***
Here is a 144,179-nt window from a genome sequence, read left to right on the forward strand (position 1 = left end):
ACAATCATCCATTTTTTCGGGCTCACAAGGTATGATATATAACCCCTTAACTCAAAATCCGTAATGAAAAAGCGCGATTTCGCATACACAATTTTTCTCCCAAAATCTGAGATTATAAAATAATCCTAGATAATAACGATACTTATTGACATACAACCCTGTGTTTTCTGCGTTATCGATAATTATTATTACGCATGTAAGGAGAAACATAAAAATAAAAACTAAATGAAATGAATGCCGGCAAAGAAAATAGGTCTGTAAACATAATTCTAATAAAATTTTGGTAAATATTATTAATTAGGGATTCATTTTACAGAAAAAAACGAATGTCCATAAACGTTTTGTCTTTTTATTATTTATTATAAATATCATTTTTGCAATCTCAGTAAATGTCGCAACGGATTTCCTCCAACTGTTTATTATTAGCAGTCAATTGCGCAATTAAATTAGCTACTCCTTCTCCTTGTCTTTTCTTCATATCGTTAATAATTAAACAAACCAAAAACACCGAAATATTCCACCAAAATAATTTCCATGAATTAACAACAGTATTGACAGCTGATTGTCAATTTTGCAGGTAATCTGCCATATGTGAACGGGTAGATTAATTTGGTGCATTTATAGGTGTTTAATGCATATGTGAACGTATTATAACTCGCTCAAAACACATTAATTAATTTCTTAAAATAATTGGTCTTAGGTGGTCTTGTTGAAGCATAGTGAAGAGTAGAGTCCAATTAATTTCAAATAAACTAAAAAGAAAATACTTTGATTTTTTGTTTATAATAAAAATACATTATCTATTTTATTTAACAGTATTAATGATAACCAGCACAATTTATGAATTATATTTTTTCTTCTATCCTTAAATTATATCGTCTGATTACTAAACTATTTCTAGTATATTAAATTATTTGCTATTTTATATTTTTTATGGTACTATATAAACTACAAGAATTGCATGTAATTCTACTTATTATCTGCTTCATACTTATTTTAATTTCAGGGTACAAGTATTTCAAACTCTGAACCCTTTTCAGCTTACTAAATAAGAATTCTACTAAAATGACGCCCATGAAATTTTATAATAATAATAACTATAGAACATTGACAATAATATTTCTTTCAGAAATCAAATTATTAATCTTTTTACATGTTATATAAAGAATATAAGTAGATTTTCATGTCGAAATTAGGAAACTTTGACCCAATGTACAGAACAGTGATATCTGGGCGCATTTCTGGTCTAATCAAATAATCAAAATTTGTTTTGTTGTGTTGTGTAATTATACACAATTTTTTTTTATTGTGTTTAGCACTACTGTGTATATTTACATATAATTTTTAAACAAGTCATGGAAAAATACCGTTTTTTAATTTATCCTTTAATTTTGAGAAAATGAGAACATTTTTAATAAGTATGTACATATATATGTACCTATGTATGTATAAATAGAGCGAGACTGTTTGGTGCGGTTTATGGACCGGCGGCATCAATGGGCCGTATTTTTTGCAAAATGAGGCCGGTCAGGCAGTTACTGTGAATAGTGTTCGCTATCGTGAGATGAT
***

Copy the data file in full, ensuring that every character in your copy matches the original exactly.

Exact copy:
Here is a 144,179-nt window from a genome sequence, read left to right on the forward strand (position 1 = left end):
ACAATCATCCATTTTTTCGGGCTCACAAGGTATGATATATAACCCCTTAACTCAAAATCCGTAATGAAAAAGCGCGATTTCGCATACACAATTTTTCTCCCAAAATCTGAGATTATAAAATAATCCTAGATAATAACGATACTTATTGACATACAACCCTGTGTTTTCTGCGTTATCGATAATTATTATTACGCATGTAAGGAGAAACATAAAAATAAAAACTAAATGAAATGAATGCCGGCAAAGAAAATAGGTCTGTAAACATAATTCTAATAAAATTTTGGTAAATATTATTAATTAGGGATTCATTTTACAGAAAAAAACGAATGTCCATAAACGTTTTGTCTTTTTATTATTTATTATAAATATCATTTTTGCAATCTCAGTAAATGTCGCAACGGATTTCCTCCAACTGTTTATTATTAGCAGTCAATTGCGCAATTAAATTAGCTACTCCTTCTCCTTGTCTTTTCTTCATATCGTTAATAATTAAACAAACCAAAAACACCGAAATATTCCACCAAAATAATTTCCATGAATTAACAACAGTATTGACAGCTGATTGTCAATTTTGCAGGTAATCTGCCATATGTGAACGGGTAGATTAATTTGGTGCATTTATAGGTGTTTAATGCATATGTGAACGTATTATAACTCGCTCAAAACACATTAATTAATTTCTTAAAATAATTGGTCTTAGGTGGTCTTGTTGAAGCATAGTGAAGAGTAGAGTCCAATTAATTTCAAATAAACTAAAAAGAAAATACTTTGATTTTTTGTTTATAATAAAAATACATTATCTATTTTATTTAACAGTATTAATGATAACCAGCACAATTTATGAATTATATTTTTTCTTCTATCCTTAAATTATATCGTCTGATTACTAAACTATTTCTAGTATATTAAATTATTTGCTATTTTATATTTTTTATGGTACTATATAAACTACAAGAATTGCATGTAATTCTACTTATTATCTGCTTCATACTTATTTTAATTTCAGGGTACAAGTATTTCAAACTCTGAACCCTTTTCAGCTTACTAAATAAGAATTCTACTAAAATGACGCCCATGAAATTTTATAATAATAATAACTATAGAACATTGACAATAATATTTCTTTCAGAAATCAAATTATTAATCTTTTTACATGTTATATAAAGAATATAAGTAGATTTTCATGTCGAAATTAGGAAACTTTGACCCAATGTACAGAACAGTGATATCTGGGCGCATTTCTGGTCTAATCAAATAATCAAAATTTGTTTTGTTGTGTTGTGTAATTATACACAATTTTTTTTTATTGTGTTTAGCACTACTGTGTATATTTACATATAATTTTTAAACAAGTCATGGAAAAATACCGTTTTTTAATTTATCCTTTAATTTTGAGAAAATGAGAACATTTTTAATAAGTATGTACATATATATGTACCTATGTATGTATAAATAGAGCGAGACTGTTTGGTGCGGTTTATGGACCGGCGGCATCAATGGGCCGTATTTTTTGCAAAATGAGGCCGGTCAGGCAGTTACTGTGAATAGTGTTCGCTATCGTGAGATGAT